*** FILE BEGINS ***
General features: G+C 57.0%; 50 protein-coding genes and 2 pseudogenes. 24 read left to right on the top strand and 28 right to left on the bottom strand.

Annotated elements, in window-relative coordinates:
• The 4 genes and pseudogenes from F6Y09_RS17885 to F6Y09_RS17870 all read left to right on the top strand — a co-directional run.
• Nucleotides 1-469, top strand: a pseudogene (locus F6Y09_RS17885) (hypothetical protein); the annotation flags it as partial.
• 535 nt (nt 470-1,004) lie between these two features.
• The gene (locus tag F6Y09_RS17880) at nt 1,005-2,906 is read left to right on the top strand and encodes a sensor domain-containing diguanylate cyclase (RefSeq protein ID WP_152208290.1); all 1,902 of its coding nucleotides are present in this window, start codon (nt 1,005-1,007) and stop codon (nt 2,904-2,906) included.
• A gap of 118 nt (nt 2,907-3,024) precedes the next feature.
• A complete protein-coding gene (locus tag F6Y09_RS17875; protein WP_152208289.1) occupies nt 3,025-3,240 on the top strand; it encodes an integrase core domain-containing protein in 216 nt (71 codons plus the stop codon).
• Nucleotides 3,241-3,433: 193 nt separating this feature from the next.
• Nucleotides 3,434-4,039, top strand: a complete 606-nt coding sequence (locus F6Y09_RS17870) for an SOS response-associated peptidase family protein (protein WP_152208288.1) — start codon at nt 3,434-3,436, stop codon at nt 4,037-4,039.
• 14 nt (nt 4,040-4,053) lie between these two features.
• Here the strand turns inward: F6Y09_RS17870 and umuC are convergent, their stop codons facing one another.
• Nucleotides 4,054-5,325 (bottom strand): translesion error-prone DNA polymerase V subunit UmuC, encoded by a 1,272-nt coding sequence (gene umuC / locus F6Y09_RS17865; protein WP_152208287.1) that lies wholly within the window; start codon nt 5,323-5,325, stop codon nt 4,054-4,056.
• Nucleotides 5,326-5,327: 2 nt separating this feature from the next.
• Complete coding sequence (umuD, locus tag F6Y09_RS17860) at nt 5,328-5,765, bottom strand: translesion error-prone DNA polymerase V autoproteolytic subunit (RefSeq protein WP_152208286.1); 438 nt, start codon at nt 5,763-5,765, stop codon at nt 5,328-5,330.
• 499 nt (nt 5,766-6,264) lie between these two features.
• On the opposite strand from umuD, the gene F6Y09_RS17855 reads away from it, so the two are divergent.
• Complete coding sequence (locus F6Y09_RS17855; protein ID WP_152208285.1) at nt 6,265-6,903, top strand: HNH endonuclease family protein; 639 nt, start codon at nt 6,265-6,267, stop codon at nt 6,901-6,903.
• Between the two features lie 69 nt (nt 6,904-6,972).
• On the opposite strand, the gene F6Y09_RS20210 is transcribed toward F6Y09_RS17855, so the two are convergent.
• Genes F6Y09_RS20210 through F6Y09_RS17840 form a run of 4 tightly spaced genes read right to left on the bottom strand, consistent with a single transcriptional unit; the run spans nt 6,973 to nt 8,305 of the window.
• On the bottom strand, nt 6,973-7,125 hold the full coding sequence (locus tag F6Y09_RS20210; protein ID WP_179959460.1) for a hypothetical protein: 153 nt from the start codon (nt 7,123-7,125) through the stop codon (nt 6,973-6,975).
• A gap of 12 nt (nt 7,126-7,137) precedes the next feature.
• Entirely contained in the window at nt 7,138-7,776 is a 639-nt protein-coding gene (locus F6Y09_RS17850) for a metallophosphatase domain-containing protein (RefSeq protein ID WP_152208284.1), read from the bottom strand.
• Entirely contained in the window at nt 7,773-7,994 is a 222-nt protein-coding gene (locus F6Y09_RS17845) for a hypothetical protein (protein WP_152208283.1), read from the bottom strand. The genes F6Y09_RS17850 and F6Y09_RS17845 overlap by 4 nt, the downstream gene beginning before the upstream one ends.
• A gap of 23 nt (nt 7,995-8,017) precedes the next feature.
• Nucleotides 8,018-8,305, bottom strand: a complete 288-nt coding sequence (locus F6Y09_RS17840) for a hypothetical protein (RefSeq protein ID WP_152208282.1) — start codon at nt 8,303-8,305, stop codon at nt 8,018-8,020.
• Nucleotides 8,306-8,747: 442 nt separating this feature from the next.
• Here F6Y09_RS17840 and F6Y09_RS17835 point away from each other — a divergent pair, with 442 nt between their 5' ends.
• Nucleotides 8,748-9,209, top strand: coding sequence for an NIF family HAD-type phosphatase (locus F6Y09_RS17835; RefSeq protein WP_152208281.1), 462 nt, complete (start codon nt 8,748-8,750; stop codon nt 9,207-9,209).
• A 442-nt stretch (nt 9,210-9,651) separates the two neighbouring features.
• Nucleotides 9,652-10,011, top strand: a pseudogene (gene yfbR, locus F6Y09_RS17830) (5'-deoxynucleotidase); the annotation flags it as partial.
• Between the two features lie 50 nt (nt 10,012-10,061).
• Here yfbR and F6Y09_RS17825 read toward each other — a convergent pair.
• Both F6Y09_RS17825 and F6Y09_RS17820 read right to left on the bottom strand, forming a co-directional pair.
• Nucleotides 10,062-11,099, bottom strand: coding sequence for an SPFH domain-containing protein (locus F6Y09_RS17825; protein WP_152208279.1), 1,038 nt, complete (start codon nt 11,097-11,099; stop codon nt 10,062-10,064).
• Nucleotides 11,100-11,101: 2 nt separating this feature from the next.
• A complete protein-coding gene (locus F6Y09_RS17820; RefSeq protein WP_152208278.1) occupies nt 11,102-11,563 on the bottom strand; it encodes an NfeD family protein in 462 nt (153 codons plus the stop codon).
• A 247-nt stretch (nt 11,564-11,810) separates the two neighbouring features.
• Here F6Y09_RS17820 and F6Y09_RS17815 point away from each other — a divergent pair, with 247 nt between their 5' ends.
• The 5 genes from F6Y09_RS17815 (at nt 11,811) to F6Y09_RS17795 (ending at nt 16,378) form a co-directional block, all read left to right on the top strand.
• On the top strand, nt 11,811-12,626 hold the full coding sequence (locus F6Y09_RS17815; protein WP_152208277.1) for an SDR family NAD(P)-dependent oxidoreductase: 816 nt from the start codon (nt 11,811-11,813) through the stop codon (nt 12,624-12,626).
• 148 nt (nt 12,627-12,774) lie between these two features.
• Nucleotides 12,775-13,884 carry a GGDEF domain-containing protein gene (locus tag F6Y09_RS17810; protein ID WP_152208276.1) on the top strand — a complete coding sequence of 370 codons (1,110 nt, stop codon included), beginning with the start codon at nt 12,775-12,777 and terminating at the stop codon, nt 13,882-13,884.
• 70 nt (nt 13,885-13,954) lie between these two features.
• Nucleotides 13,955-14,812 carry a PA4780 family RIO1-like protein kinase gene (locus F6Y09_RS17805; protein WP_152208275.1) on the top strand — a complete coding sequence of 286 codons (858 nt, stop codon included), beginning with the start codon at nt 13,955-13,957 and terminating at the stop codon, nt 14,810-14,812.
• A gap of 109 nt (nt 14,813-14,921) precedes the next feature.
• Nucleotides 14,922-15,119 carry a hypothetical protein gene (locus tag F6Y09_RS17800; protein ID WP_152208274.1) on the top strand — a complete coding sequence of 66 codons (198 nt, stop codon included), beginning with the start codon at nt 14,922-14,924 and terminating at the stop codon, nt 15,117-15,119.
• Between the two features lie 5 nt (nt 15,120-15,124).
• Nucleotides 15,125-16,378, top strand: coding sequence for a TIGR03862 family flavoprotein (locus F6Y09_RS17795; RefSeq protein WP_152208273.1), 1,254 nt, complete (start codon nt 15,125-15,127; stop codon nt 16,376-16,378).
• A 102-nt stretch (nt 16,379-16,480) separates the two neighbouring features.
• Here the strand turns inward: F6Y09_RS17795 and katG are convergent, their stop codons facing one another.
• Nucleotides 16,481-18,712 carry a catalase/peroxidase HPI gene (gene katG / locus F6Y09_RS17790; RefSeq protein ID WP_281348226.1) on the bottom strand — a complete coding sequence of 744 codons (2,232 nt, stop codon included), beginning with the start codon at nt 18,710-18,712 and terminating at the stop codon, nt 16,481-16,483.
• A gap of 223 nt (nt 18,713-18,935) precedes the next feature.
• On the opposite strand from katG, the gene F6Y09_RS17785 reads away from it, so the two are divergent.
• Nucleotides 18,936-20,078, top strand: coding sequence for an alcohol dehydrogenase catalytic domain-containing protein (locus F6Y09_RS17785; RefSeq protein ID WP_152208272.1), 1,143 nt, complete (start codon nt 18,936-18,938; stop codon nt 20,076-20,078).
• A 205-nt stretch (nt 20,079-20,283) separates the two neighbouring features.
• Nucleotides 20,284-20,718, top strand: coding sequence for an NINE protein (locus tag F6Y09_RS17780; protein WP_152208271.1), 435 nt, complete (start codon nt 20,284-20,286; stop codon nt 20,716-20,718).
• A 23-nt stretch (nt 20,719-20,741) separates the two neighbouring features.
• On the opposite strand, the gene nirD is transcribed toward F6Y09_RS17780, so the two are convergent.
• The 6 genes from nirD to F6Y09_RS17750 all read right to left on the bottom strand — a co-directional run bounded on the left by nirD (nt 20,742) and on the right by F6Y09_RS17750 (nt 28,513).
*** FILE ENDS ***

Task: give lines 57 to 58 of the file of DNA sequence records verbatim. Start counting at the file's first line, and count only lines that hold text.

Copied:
• A 205-nt stretch (nt 20,079-20,283) separates the two neighbouring features.
• Nucleotides 20,284-20,718, top strand: coding sequence for an NINE protein (locus tag F6Y09_RS17780; protein WP_152208271.1), 435 nt, complete (start codon nt 20,284-20,286; stop codon nt 20,716-20,718).